Friday, 11 March 2016

Margin and Buying on Margin

What is buying on margin?

Borrowing from your broker to buy a security (stock, bond or futures contract) is referred to as buying on margin.

You use the security or other securities in your portfolio as collateral.

When you borrow to buy on margin, you pay margin interest rates set by the broker.  This is usually a fairly high rate, though not as high as a credit card.

Why do investors buy on margin?  

Margin buyers are trying to buy larger positions than they can afford out of pocket in order to get more exposure - leverage - from their investments.

To buy on margin, you must set up a margin account with your broker.

This involves depositing a certain amount and signing several forms indicating you understand the terms and conditions.

This can be done online with online brokers.

Not all securities are marginable.  Some low-price or risky stocks do not qualify for margin buying.

Buying on Margin

When you buy a security on margin, you must have enough collateral to make the purchase.

A margin requirement of 50% for stocks is required in the US, set by the Federal Reserve.

That means you must have at least 50% of the entire purchase available in your account as cash or equity.  This is to prohibit you from borrowing too much.

This 50% requirement only applies to the initial purchase.  After that, rules set by your broker apply.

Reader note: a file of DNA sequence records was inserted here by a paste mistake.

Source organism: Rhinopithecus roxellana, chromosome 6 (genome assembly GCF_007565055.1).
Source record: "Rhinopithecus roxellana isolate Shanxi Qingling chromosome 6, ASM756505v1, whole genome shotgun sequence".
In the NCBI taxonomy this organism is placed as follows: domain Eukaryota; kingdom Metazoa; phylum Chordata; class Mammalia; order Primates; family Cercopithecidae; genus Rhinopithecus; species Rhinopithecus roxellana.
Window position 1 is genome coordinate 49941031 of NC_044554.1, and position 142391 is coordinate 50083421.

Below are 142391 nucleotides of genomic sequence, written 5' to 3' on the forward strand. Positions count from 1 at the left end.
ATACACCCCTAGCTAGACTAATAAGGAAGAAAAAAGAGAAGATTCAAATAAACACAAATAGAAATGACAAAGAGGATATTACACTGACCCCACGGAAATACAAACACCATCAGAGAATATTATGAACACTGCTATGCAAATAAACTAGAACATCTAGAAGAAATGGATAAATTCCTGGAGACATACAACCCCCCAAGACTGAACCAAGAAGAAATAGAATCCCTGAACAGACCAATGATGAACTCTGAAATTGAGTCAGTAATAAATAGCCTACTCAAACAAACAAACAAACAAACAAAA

Margin Call

There is a minimum maintainance requirement below which your equity portion will trigger a sale or a request for more equity (cash) to be whole.  This is a margin call.

A typical minimum maintainance requirement is 35%, meaning that once your equity falls below 35% of the entire stock position, you get the call.

For example, if you buy 1000 shares of a $1 stock for $1000, you can borrow $500 of the $1000.  If the stock drops below the point where the equity portion of the investment is 35%, you will trigger the call.

What is that price when you get a margin call?

The formula is:    Borrowed Amount / (1 - Maintainance Requirement).

If the maintainance requirement is 0.35 and you borrowed $500, the formula would give you the total securities value to match 35%, in this case $500/(0.65), or $769.23.

That means that if your $1 stock goes down to 76.9 sen, you will get a margin call.

Margin positions are evaluated each night for sufficient equity.

The calculation of margin sufficiency is more complex with multiple securities in an account.

The above example applies to stocks; the initial and maintainance margin requirements are differnt for commodities.

What you should know about buying on margin?

Margin can add power to your investment portfolio.

Like any other borrowings, it can be DANGEROUS, and should be treated accordingly.

Margin interest rates, while moderately high, can be lower than some other forms of short-term borrowing, so it might make sense to use margin to get some cash from your investment account for certain purposes.

On a larger scale, when stock margin borrowing levels increase in aggregate, it is a sign that too many people are speculating on stocks and that a bubble might be forming, leading to a bust later on.


101 Economics by Peter Sanders

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